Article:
Advising EU on the future of AI
The profile of both OKRA Technologies and Bouarfa has grown dramatically since its inception, with the entrepreneur featured in Forbes magazine as one of Europe’s Top 50 Women in Tech 2018. That year, she closed a £4.2m round of Series A funding for the company and was appointed to the European Commission High-Level Expert Group on Artificial Intelligence (AI HLEG).
AI HLEG aims to maximise the benefits of AI across Europe, while minimising the risks. Bouarfa’s role is to contribute to the ethical guidelines, focusing on the boundaries which need to be respected within AI. She also looks into bias control and maximising the competitiveness of AI in Europe, focusing on how to drive the European market and make the continent a world-leader in AI.
However, Bouarfa describes her biggest achievement as being the real life outcomes she’s been able to create with her technology.
“As a start-up OKRA brings a lot of innovation, but we can no way bring this innovation without internal champions working in different spaces in the companies we target,” she says. “For me that’s our biggest achievement, that we could build this bridge with them. An amazing team has built and grew OKRA to where it is today and will take us further in the future.”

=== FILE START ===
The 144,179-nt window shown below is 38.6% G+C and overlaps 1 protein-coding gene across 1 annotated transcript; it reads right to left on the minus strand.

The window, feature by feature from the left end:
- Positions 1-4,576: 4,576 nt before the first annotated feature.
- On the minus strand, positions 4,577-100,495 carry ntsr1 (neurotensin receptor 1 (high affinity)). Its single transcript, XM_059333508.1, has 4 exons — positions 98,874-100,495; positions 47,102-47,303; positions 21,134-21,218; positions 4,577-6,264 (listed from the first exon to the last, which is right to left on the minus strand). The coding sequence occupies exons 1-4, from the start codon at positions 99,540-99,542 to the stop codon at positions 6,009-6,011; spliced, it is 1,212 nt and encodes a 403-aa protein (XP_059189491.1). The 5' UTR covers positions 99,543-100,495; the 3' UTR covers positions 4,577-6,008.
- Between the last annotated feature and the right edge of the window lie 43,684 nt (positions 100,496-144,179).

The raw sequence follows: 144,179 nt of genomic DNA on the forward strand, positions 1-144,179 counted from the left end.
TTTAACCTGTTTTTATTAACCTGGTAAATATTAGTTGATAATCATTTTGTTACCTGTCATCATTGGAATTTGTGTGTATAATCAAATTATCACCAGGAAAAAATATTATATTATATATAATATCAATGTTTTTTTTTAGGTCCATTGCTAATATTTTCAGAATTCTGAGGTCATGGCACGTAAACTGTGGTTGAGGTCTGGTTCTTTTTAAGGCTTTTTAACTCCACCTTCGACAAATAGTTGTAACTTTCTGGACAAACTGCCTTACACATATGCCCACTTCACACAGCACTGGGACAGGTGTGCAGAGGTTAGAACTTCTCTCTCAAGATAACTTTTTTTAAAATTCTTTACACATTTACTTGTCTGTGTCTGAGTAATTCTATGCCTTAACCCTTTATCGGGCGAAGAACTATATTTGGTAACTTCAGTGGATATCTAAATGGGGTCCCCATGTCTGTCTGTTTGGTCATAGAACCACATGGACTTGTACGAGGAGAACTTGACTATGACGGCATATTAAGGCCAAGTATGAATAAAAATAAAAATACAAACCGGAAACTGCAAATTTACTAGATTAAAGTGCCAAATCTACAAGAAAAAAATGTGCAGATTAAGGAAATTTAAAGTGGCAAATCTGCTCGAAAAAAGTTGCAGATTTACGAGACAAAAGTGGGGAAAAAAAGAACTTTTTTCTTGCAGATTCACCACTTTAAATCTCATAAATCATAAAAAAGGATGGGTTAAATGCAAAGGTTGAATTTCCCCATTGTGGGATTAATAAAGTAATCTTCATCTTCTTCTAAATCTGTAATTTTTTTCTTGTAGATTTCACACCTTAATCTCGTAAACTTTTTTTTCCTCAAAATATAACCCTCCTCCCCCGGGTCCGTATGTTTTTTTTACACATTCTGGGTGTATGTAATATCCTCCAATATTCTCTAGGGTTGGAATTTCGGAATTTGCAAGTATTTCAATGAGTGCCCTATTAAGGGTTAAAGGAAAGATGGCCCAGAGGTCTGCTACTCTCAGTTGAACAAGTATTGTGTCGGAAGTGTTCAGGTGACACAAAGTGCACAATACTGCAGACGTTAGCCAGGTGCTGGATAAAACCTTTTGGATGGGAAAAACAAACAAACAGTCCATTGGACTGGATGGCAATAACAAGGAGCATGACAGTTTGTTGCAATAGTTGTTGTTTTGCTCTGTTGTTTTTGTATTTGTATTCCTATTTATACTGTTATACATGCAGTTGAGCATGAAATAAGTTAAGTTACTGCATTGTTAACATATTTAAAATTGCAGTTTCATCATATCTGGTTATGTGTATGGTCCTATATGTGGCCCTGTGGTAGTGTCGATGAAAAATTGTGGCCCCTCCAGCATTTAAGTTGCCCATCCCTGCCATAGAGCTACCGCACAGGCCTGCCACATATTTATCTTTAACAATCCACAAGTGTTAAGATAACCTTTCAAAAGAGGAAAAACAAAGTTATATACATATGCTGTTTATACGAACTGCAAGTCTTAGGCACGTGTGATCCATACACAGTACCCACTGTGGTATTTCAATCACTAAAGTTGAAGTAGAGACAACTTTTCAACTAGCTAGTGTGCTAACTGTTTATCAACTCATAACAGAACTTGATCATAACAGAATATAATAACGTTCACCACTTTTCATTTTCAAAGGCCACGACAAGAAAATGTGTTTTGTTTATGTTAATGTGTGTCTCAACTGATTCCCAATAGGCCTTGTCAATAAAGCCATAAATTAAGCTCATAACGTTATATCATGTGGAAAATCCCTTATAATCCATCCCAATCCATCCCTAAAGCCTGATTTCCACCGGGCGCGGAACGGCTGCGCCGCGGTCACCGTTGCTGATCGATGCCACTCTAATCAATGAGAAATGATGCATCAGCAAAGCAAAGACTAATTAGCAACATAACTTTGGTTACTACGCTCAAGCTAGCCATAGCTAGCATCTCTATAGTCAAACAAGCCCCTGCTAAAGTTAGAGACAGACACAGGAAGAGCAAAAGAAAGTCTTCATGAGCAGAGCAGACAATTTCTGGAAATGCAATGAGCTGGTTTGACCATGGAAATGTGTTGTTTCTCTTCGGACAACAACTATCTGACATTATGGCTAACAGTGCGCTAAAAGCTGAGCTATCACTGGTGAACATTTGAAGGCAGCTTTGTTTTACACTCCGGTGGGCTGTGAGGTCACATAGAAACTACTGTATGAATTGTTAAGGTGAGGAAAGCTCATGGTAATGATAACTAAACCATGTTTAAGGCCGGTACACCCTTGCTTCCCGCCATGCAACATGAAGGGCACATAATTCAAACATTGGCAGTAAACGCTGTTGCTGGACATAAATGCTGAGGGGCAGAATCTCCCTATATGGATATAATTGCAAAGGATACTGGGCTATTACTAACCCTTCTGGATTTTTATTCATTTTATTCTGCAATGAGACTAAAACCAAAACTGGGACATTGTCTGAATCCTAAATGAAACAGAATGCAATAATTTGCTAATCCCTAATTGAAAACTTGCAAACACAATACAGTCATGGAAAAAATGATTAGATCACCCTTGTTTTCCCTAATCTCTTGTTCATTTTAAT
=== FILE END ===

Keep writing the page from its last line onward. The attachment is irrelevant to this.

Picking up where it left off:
What’s next for OKRA?
OKRA is currently working with three global pharmaceutical companies, the identities of which Bouarfa cannot reveal at this time, to help them improve the accuracy of their treatments and market outcomes. While the company’s main focus rests on life sciences, the OKRA platform has even been used to help foster children find stable homes.
Bouarfa says OKRA Technologies is strengthened by her position as a female entrepreneur of mixed race heritage leading an AI company.
“At OKRA we like diversity. Diversity brings different perspectives to the table and continuously challenges our biases, mind-sets and ways of thinking,” she says. “This is exactly what applies to our industry, how can we reach out to the patient that is the outlier in the current healthcare system? So I would say to all start-ups: be diverse, create a diverse scene, so you can reduce bias and achieve the right outcome you’re looking for.”
Bouarfa’s journey into tech has been inspired by figures who have taken uncertain paths to pursue their dreams. She lists Arab migration poetry by authors such as Khalil Gibran and Ilya abu Mad, the story of Dame Stephanie “Steve” Shirley and Siemens chairman Jim Haagman Snabe’s Dreams and Details as sources which have encouraged her to drive innovation further.
And so she should. Machine learning has now surpassed humans in predicting heart attack and death in cardiac patients, can use vocal biomarker analysis to diagnose post-traumatic stress disorder and even detect early warning signs of dementia. When AI functions so highly on a patient-care level it makes sense that it ought to be generalised to an analytics level.
“This is the fourth industrial revolution,” Bouarfa says. “AI is about learning from our humanity and accepting that we don’t know all the facts. AI will transition healthcare into a path of proactive industry, from the current diagnose and treat model to a predict and prevent model, and from a volume-based industry to a value based industry.”